Data were pooled from replicate tanks because there was no evidence of tank effects within treatments (Chi-square test). Pairwise comparisons for sex ratio and mortality data were analyzed using Fisher's exact test with exact p-values (a more conservative test than the Chi-square test for small sample sizes) estimated in GraphPad PrismTM.


The mean final weights of sampled fish were analyzed for differences between groups using one-way ANOVA, with density as a possible confounding variable. For all analyses, differences were considered statistically significant when the p-value (P) was less than 0.05.


In both experiments, TA immersions resulted in significant masculinization; however, the efficacy of treatment was significantly lower than that of the MT treatment, which resulted in 100% males, compared with 59% males in the control-fed group in experiment 1 and 42% males in the control-fed group in experiment 2 (Figure 1). In experiment 1, TA treatment resulted in 65% males, compared with 53% males in the immersed-controls; in experiment 2 the TA treatment had 70% males, compared with 54.1% males in the immersed-controls.

We found no significant differences in weight at either 51 or 81dpf for experiment 1 (Figure 2a). Due to differential mortalities in the grow-out tanks, some replicates showed larger growth in individuals than other replicates (e.g., TA-immersion); however, these differences were accounted for once density was used in the statistical analysis as a possible confounding variable (P = 0.17). Final mean weights (± SE) at 81 dpf for each treatment were: EtOH-fed = 4.1 g ± 0.3; EtOH-immersed = 4.2 g ± 0.4; MT-fed = 3.6 g ± 0.4; and TA-immersed = 4.8 g ± 0.4 (Figure 2b). Similar results were observed in experiment 2, where mean weight values were not significant at any sampling time (P = 0.29; Figure 3a). Final mean weights (± SE) at 114 dpf for each treatment were: EtOH-fed = 11.3 g ± 0.9; EtOH-immersed = 13.2 g ± 1.1; MT-fed = 12.61 g ± 1.0; and TA-immersed = 10.9 g ± 0.9 (Figure 3b).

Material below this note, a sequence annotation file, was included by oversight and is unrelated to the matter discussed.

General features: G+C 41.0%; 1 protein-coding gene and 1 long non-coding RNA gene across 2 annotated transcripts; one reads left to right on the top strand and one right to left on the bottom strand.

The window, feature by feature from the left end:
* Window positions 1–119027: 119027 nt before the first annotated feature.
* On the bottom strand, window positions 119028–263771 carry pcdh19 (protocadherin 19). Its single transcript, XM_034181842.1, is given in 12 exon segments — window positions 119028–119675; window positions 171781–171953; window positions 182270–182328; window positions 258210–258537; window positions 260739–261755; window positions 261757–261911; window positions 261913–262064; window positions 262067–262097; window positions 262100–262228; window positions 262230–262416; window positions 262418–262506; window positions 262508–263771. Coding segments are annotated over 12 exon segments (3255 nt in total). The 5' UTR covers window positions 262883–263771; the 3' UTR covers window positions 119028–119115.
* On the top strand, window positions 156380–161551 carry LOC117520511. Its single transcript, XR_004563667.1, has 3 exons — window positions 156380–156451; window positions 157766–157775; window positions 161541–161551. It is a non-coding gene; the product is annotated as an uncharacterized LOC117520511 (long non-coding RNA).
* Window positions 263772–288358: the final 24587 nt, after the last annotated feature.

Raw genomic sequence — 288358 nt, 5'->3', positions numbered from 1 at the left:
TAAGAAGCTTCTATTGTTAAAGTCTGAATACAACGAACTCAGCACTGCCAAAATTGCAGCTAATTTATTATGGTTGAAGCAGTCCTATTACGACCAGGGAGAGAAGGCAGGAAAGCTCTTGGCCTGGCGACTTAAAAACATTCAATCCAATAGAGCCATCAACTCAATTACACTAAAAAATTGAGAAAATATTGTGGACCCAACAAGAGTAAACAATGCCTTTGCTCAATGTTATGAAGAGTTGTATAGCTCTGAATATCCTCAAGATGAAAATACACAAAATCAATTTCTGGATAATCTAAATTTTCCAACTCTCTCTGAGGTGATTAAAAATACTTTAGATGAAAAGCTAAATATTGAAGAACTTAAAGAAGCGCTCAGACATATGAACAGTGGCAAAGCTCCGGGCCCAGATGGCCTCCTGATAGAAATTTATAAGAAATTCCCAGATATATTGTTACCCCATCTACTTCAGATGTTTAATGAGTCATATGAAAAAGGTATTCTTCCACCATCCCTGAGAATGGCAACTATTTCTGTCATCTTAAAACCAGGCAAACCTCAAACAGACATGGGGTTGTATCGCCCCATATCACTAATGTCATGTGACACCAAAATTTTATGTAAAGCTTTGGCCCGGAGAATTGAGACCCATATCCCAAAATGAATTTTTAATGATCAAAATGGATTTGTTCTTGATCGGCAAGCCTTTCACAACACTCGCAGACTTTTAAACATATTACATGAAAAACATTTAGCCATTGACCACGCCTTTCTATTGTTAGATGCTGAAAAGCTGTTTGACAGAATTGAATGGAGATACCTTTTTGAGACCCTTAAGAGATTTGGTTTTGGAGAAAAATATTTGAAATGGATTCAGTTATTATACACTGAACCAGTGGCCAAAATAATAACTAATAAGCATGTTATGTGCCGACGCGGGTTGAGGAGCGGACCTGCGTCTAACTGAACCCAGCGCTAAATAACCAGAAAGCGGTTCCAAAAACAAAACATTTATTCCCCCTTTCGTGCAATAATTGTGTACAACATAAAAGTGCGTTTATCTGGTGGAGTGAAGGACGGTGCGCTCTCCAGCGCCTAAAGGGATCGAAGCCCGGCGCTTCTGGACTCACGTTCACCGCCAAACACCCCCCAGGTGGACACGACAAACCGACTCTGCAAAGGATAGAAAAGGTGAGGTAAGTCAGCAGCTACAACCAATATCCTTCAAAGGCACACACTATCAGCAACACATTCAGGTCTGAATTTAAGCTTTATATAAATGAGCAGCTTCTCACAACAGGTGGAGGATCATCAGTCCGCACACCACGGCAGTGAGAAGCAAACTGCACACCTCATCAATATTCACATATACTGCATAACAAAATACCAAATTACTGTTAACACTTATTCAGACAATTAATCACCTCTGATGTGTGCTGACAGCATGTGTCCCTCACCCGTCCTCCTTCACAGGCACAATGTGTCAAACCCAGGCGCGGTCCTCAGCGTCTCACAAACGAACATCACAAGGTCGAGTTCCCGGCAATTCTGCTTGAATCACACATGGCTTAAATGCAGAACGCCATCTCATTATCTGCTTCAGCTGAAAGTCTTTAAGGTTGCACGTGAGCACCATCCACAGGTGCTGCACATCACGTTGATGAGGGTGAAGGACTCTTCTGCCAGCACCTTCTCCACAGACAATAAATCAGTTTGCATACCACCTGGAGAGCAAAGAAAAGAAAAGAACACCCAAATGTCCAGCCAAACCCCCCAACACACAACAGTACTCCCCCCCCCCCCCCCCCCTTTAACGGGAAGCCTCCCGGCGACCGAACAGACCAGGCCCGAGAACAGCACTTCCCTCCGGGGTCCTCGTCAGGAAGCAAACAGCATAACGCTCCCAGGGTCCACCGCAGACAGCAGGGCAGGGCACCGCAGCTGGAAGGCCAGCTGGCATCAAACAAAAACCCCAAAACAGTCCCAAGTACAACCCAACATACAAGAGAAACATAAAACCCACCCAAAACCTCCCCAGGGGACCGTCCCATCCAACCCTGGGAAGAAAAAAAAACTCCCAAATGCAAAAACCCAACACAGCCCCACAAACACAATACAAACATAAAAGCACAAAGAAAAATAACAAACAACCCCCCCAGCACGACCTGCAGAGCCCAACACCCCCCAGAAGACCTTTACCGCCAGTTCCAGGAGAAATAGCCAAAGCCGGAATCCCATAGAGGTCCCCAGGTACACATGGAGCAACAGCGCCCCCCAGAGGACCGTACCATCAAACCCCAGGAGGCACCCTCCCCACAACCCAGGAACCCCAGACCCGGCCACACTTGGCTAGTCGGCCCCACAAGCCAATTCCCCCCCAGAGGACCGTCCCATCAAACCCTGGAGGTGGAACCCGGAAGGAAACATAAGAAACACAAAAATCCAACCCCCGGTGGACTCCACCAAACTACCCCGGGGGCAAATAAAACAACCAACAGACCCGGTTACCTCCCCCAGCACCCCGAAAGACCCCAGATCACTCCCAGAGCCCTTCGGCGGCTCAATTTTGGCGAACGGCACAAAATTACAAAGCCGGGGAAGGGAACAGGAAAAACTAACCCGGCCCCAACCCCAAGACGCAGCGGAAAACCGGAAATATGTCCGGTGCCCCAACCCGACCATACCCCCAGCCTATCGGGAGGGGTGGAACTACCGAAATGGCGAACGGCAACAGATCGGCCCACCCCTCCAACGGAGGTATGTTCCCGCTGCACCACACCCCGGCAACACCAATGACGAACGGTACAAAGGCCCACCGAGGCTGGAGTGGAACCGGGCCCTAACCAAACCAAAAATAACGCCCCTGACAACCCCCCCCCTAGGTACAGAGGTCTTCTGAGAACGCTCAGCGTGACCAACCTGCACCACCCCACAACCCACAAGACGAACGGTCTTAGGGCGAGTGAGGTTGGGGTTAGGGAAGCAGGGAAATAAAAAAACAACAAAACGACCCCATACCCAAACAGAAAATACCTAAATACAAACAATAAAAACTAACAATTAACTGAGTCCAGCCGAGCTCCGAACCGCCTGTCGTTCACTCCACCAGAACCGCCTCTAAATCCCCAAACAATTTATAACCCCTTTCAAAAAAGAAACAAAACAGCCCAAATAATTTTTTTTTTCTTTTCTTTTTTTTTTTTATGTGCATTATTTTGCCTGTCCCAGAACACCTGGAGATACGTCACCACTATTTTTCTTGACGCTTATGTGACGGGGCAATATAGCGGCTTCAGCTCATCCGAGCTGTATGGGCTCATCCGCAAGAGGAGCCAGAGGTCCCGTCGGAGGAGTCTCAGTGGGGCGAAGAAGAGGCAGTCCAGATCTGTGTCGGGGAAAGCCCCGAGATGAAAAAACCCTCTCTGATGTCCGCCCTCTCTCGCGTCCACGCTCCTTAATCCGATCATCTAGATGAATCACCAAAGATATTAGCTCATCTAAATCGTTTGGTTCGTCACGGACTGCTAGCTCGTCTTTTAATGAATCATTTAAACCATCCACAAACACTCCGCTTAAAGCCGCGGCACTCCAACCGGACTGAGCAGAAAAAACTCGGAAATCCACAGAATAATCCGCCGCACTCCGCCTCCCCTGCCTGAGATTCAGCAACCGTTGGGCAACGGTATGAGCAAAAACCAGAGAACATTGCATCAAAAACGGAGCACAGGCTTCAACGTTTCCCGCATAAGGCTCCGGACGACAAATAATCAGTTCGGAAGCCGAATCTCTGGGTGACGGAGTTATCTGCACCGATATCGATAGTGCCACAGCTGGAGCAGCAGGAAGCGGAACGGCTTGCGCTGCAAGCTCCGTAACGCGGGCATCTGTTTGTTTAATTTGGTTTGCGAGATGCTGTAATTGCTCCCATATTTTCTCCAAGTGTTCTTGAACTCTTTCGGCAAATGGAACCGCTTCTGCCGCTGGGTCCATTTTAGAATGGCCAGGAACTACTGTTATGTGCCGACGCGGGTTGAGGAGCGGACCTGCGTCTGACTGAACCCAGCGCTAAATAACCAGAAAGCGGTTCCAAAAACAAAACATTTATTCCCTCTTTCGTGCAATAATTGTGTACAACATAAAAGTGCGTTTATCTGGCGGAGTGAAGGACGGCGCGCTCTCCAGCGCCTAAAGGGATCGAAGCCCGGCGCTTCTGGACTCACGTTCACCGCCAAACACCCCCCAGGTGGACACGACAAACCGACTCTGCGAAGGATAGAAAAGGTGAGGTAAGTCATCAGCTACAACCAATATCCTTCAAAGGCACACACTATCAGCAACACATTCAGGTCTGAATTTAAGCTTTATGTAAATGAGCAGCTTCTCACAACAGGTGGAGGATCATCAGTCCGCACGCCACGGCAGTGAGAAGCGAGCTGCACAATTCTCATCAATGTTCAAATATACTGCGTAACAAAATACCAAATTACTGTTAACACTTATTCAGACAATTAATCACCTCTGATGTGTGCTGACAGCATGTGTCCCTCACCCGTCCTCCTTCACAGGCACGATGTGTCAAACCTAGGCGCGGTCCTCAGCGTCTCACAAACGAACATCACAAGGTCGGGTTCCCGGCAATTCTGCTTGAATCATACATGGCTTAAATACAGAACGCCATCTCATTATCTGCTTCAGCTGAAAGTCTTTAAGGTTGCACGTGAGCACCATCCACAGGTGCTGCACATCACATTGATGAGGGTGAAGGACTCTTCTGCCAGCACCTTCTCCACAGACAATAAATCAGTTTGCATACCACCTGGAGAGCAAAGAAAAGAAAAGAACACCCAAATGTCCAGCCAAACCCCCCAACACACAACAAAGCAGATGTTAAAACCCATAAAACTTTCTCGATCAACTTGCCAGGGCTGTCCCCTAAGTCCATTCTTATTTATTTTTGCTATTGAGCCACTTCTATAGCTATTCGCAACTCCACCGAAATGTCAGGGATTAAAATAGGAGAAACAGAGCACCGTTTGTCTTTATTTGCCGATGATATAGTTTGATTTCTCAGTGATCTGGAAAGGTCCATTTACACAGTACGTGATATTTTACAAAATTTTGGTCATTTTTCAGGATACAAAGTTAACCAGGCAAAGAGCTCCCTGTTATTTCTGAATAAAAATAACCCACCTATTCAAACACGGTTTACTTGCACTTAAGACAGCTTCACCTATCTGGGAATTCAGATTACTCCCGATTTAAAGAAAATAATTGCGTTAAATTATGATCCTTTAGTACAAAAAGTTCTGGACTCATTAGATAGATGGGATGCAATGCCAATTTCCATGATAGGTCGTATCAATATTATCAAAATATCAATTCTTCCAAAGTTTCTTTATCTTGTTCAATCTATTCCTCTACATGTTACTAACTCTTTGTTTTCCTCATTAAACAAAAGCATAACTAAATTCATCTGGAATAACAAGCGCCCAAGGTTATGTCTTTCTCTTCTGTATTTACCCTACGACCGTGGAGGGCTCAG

Several authors have argued that a masculinizing treatment using steroids causes a significant increase in fish growth. However, few papers have tried to determine if these synthetic steroids are in fact potent growth enhancers or if the masculinizing effects of the hormone cause the observed differences in growth, resulting in a male-biased population of fish. Our experiments show that immersion of Nile tilapia on days 11 and 13 post-fertilization for three hours each caused significant masculinization without affecting growth. Similarly, feeding MT-impregnated food for 28 daysthe time required for efficient masculinizationdid not enhance growth performance of the fish despite the production of 100% males in this treatment. Green and Teichert-Coddington (1994) showed similar results in experiments conducted in nursery ponds, finding no differences between MT-fed and control-fed fish sampled after 94days of growth. Furthermore, Green and Teichert-Coddington (1994) found similar results after growing the fish for 165 days in fertilized earthen grow-out ponds.

Kuwaye et al. (1993) and Ron et al. (1995) have shown that oral administration of MT can significantly increase growth of the euryhaline tilapia (Oreochromis mossambicus) if administered for very long periods of time. These authors used hormone-treated food for 60 days (one month over the masculinizing period), 180 days, and 210 days (Kuwaye et al., 1993), and 168 days (Ron et al., 1995). It is important to mention that the fish used in these studies were grown for periods of time longer than the ones used in our experiments; however, if comparable sampling days are analyzed (90 to 120 days), then the fish used in the cited papers do not show significant differences in mean weight (not tested by the authors, estimated from graphs).